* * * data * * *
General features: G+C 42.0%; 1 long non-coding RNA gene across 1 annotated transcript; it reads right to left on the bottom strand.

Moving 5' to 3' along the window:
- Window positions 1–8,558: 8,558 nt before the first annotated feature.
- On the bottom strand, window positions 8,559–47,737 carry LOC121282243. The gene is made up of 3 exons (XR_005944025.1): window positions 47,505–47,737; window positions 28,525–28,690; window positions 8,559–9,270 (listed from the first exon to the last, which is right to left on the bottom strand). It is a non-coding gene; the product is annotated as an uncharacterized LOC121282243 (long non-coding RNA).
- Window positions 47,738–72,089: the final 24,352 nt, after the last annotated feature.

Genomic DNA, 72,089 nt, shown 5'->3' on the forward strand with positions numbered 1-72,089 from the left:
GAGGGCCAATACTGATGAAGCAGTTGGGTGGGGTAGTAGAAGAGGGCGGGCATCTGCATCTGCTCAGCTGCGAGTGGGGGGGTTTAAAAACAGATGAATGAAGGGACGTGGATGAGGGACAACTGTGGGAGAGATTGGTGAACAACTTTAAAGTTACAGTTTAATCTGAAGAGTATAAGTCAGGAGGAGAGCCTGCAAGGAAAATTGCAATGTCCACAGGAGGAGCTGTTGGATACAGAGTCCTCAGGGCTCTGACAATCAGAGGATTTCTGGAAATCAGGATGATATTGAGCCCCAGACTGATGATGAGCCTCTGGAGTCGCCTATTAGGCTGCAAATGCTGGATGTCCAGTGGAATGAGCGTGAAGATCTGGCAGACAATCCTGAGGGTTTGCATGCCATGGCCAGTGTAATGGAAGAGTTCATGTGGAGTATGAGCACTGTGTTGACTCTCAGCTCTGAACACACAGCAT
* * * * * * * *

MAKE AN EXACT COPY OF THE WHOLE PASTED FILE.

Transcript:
General features: G+C 42.0%; 1 long non-coding RNA gene across 1 annotated transcript; it reads right to left on the bottom strand.

Moving 5' to 3' along the window:
- Window positions 1–8,558: 8,558 nt before the first annotated feature.
- On the bottom strand, window positions 8,559–47,737 carry LOC121282243. The gene is made up of 3 exons (XR_005944025.1): window positions 47,505–47,737; window positions 28,525–28,690; window positions 8,559–9,270 (listed from the first exon to the last, which is right to left on the bottom strand). It is a non-coding gene; the product is annotated as an uncharacterized LOC121282243 (long non-coding RNA).
- Window positions 47,738–72,089: the final 24,352 nt, after the last annotated feature.

Genomic DNA, 72,089 nt, shown 5'->3' on the forward strand with positions numbered 1-72,089 from the left:
GAGGGCCAATACTGATGAAGCAGTTGGGTGGGGTAGTAGAAGAGGGCGGGCATCTGCATCTGCTCAGCTGCGAGTGGGGGGGTTTAAAAACAGATGAATGAAGGGACGTGGATGAGGGACAACTGTGGGAGAGATTGGTGAACAACTTTAAAGTTACAGTTTAATCTGAAGAGTATAAGTCAGGAGGAGAGCCTGCAAGGAAAATTGCAATGTCCACAGGAGGAGCTGTTGGATACAGAGTCCTCAGGGCTCTGACAATCAGAGGATTTCTGGAAATCAGGATGATATTGAGCCCCAGACTGATGATGAGCCTCTGGAGTCGCCTATTAGGCTGCAAATGCTGGATGTCCAGTGGAATGAGCGTGAAGATCTGGCAGACAATCCTGAGGGTTTGCATGCCATGGCCAGTGTAATGGAAGAGTTCATGTGGAGTATGAGCACTGTGTTGACTCTCAGCTCTGAACACACAGCAT